In Berlin at the end of the 1920s, a set of fake Van Goghs sent the art world reeling. The paintings had passed through the hands of Otto Wacker, an obscure Berlin art dealer, and had long been accepted as genuine. But in late 1928, some of Wacker’s clients sued him. Four years later, a court declared that the works were forgeries. At the time of the trial even esteemed critics were shocked. Drawing on these events, Clare Clark’s In the Full Light of the Sun paints a compelling picture of a society in flux. Clark, a graduate of Trinity College, Cambridge, has written several acclaimed novels, two of which have been longlisted for the Orange Prize, but her latest is perhaps her most ambitious yet.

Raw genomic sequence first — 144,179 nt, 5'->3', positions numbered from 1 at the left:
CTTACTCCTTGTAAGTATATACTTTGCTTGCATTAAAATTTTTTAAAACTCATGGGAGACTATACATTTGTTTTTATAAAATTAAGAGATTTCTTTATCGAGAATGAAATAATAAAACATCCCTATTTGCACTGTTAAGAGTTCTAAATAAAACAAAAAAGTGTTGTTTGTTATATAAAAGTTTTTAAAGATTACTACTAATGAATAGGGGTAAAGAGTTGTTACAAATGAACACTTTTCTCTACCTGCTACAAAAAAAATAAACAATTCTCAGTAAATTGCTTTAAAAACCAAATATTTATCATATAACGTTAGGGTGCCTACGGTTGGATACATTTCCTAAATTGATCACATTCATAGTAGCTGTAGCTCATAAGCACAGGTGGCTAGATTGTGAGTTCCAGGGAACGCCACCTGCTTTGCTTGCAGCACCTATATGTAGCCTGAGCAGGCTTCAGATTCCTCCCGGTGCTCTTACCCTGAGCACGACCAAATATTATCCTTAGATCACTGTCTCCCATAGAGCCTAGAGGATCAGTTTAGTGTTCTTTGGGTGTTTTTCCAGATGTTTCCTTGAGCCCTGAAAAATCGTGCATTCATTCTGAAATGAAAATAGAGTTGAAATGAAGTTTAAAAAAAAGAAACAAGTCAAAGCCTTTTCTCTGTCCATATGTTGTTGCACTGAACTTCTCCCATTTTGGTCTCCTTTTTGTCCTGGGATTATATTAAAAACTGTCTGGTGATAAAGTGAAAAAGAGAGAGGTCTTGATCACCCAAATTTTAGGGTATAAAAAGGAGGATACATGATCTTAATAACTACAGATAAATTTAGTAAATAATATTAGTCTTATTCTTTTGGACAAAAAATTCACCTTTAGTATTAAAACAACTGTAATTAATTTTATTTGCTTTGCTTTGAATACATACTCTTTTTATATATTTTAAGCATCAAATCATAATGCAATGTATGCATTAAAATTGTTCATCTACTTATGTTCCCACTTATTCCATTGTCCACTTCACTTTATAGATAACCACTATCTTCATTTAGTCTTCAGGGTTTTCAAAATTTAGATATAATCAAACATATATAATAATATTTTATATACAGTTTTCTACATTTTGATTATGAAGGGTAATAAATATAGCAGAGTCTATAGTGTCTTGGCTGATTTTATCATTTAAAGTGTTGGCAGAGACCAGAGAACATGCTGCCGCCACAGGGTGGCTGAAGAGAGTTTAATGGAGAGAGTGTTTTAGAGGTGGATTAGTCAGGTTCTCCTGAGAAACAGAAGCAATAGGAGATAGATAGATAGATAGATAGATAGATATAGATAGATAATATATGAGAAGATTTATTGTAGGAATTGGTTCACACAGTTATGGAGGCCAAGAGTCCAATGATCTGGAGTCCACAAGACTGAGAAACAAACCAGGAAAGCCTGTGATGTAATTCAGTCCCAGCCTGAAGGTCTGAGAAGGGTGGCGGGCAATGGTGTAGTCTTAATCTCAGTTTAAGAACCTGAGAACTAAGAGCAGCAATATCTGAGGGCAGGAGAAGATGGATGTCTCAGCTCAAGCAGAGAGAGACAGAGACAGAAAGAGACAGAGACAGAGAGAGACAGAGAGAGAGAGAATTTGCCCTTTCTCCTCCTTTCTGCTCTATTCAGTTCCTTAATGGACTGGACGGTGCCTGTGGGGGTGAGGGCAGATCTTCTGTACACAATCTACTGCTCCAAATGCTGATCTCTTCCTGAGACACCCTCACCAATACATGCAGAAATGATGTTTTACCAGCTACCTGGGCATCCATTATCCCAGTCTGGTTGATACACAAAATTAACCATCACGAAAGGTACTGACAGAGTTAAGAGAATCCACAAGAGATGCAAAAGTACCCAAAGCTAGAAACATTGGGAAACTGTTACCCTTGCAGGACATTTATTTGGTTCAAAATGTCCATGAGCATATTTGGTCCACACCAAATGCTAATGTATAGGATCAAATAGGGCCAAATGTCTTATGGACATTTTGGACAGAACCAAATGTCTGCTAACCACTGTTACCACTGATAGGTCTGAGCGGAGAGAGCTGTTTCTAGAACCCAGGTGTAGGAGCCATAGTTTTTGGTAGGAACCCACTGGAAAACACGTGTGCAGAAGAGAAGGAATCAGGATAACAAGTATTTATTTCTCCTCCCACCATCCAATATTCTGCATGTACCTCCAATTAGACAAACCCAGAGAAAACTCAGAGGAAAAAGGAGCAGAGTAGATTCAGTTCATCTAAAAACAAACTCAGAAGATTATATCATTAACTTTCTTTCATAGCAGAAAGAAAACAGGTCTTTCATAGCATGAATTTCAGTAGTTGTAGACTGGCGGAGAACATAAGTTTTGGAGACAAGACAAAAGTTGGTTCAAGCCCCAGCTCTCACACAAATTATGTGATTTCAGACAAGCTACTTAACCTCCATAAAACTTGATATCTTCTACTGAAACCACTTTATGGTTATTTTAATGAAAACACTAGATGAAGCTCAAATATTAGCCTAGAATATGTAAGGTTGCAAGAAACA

The novel opens in 1923. A middle-aged art critic, Julius, is floundering after publishing a successful book on Van Gogh, fettered by writer’s block and dealing with a messy divorce. A wave of enthusiasm fills him after he meets Matthias, an upstart art dealer with a notable collection